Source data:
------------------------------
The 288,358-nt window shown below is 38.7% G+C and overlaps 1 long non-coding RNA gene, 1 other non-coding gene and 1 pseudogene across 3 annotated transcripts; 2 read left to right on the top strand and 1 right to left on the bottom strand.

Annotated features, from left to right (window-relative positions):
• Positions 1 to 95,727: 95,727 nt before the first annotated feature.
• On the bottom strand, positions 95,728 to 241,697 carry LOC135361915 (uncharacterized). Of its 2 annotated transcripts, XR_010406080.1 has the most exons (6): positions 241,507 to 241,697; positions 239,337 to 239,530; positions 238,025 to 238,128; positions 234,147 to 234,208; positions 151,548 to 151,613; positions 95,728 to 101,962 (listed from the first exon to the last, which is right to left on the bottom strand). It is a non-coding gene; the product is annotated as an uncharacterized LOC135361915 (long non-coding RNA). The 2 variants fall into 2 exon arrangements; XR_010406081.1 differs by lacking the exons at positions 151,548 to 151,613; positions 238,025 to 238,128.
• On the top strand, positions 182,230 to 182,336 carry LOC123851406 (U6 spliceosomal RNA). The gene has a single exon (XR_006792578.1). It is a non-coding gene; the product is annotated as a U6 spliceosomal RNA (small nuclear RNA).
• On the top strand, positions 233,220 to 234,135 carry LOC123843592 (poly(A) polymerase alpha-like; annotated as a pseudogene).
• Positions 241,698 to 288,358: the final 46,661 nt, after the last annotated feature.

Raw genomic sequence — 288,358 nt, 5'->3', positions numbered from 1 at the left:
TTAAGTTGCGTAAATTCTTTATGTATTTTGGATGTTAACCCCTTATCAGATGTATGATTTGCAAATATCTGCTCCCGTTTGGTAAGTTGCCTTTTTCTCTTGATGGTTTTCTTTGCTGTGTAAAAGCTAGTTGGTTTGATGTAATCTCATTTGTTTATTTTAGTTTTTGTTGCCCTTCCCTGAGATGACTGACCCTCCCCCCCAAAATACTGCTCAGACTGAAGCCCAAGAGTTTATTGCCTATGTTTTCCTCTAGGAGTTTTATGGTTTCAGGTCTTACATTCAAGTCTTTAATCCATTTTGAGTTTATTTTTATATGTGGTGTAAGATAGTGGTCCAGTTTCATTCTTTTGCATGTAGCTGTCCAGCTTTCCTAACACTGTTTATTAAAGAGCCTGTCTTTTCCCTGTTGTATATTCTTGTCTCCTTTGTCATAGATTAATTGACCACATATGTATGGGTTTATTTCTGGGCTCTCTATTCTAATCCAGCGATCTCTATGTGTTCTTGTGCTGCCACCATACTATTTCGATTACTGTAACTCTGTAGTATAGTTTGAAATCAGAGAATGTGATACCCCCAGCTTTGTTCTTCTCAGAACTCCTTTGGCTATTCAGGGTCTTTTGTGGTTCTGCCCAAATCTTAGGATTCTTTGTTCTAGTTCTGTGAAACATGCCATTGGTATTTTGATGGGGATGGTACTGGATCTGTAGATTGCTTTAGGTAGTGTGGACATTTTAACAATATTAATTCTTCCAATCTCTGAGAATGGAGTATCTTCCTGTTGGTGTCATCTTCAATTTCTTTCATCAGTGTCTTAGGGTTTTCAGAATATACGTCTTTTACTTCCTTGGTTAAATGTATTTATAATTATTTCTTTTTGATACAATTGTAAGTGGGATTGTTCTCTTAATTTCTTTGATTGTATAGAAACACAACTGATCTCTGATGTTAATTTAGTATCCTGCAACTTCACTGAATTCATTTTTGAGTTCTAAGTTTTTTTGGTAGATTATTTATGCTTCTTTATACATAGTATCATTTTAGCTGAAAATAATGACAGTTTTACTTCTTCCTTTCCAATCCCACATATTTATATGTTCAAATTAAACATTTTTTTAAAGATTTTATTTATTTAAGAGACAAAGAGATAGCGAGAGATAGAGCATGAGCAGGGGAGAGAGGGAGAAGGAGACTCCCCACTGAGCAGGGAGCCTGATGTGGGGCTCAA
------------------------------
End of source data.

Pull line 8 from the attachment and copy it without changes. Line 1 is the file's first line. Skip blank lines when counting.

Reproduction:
Raw genomic sequence — 288,358 nt, 5'->3', positions numbered from 1 at the left: